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Asking your opinion about Steel vs Titanium wheel stud and lug nuts.

I have 718 Boxster S and have bought 18" APEX EC-7R forged wheels as dedicated track days wheels and also have stock 19" and 20" wheels. I'm changing the wheels quite often, especially during track weekends. My question is - are Titanium wheels studs and nuts will fit motorsport application? I heard from some forums that the Titanium is not good for track use and never used in professional motorsport due to Titanium is very prone to cracking. Other vendors, like Titan-7 advertise their lug nuts made from forged Titanium and add Race Lug Nuts. APEX highly recommend using MSI stud conversion kit, which made from aerospace quality 4340AQ chrome molly steel and well known in NASCAR racing - MSI PORSCHE Wheel Stud Conversion. I have found Acerracing kit with affordable price and made from 6AL4V Aerospace Grade Titanium - Porsche Titanium Wheel Studs & Nuts M14x1.5.

Titanium looks better for me and price is affordable, but i steel have a doubts about motorsport application.
 

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Titanium is valued because of its high tensile strength to weight ratio. But steel is oftentimes stronger. For an application like wheel studs, where the weight difference is minimal in the grand scheme of things, I'd stick with steel.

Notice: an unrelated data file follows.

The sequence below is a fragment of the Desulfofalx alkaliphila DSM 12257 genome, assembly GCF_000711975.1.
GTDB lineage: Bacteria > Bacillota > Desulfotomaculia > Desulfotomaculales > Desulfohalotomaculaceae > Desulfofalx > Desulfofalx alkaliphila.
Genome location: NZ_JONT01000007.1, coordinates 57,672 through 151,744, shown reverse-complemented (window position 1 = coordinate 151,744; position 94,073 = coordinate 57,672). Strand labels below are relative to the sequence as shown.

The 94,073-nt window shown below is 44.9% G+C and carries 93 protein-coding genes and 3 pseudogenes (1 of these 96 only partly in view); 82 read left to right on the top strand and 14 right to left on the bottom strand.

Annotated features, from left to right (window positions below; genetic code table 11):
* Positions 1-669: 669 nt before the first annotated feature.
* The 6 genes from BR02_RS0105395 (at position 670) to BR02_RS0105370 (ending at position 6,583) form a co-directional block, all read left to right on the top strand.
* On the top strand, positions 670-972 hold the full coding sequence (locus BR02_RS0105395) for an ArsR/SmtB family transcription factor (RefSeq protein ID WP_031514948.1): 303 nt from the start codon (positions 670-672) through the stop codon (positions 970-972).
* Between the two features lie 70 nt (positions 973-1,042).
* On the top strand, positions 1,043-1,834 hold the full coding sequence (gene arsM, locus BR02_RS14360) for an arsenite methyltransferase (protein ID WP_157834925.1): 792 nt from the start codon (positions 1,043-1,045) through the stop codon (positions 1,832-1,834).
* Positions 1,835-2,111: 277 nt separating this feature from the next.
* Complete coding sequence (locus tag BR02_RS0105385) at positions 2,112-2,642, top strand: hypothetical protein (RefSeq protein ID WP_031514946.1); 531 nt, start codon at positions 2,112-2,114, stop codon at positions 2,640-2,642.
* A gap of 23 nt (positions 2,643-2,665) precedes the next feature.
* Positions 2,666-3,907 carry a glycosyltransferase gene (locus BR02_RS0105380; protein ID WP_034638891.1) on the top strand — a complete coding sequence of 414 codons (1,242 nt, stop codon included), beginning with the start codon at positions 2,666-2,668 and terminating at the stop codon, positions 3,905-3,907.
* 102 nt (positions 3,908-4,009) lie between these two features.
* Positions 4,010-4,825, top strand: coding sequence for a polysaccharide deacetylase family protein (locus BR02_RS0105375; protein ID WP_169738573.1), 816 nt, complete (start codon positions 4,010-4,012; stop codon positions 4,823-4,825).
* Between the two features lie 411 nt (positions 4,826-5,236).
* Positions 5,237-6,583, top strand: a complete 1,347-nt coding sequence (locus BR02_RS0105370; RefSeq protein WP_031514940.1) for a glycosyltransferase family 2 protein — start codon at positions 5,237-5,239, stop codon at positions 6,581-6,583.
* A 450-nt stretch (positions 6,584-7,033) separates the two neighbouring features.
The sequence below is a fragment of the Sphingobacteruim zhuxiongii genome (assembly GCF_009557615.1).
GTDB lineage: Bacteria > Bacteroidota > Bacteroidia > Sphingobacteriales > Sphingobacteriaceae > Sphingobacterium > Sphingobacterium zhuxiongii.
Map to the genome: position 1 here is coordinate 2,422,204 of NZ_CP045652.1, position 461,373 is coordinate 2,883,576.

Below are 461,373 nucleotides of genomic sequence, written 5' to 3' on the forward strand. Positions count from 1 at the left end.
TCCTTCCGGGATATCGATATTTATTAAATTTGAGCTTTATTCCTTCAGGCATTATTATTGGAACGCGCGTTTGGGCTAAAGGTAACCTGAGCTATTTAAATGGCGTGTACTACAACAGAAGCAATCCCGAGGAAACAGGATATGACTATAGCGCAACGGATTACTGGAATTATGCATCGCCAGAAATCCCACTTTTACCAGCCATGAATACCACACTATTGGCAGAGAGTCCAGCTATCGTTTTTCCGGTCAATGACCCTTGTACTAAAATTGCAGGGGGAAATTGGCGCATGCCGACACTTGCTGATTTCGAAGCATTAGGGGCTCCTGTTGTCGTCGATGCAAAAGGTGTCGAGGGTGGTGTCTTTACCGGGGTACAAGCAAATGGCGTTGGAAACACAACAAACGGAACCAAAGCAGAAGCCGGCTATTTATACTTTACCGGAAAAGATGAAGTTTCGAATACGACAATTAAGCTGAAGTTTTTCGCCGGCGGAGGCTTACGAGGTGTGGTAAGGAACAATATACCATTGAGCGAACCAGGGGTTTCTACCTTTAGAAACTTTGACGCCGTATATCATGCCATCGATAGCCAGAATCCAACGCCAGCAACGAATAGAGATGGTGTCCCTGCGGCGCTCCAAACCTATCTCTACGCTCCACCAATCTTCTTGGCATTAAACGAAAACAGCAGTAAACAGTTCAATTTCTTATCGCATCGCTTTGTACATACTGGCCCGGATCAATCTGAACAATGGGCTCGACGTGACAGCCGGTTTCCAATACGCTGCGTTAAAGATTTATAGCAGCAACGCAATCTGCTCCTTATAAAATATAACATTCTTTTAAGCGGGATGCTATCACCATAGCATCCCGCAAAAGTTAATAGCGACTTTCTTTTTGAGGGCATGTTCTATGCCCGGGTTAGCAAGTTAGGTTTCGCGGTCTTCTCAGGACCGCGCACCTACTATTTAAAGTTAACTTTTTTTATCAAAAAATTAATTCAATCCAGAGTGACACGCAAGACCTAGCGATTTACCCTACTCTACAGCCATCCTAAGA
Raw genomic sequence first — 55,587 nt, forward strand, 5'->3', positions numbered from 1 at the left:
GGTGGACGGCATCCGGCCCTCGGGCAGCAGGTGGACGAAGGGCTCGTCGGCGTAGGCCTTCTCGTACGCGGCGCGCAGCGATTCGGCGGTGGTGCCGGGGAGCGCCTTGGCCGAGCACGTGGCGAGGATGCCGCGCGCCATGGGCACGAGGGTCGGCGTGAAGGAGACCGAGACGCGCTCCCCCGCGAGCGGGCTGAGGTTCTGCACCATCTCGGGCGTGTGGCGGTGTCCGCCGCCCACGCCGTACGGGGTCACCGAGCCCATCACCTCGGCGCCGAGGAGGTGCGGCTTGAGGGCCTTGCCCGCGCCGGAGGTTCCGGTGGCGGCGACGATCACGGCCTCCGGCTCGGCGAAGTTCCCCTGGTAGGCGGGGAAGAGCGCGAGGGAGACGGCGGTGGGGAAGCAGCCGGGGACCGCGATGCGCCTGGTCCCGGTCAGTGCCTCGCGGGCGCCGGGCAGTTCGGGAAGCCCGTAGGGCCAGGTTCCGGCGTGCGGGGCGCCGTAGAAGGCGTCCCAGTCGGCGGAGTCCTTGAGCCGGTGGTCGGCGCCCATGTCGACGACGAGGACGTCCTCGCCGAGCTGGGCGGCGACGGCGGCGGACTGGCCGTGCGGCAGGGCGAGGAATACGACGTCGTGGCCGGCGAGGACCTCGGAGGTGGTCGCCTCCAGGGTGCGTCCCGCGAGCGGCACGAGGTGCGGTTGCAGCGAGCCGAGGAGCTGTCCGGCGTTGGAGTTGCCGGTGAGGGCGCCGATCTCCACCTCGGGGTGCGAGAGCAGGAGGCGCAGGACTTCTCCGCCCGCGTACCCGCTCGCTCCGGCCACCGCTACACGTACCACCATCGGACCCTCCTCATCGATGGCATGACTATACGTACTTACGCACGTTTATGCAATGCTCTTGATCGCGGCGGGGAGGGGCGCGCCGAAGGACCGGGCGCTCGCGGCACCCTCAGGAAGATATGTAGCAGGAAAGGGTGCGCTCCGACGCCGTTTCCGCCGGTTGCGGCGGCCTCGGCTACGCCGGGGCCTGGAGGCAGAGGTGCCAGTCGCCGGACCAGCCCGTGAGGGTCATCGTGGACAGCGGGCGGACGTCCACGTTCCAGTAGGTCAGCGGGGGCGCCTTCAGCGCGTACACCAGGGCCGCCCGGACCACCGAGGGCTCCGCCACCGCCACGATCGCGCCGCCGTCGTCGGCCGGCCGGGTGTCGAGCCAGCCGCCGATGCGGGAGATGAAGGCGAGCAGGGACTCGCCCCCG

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Lug nuts are not the place to save weight. Titanium has a more finite fatigue life. We use the MSI setup on ALL of our race cars and have for many years. They work fantastic!


Let me know if you have any questions.

Titanium is valued because of its high tensile strength to weight ratio. But steel is oftentimes stronger. For an application like wheel studs, where the weight difference is minimal in the grand scheme of things, I'd stick with steel.

 

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Anyone tried these?
 

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Titanium is relatively light and rather strong but it's also expensive and difficult to work, especially when it comes to welding. However it maintains it's strength at elevated temperatures and that's primarily why it is used in place of aluminum in the aerospace field. The SR-71 is an example of an early mostly titanium aircraft. It flew so fast that it would have overheated conventional alloys, so they went with titanium and that brought on a LOT of headaches during the construction of that interesting airplane.

But you're talking about track days. It's not even racing, so why spend extra money on titanium components?
 
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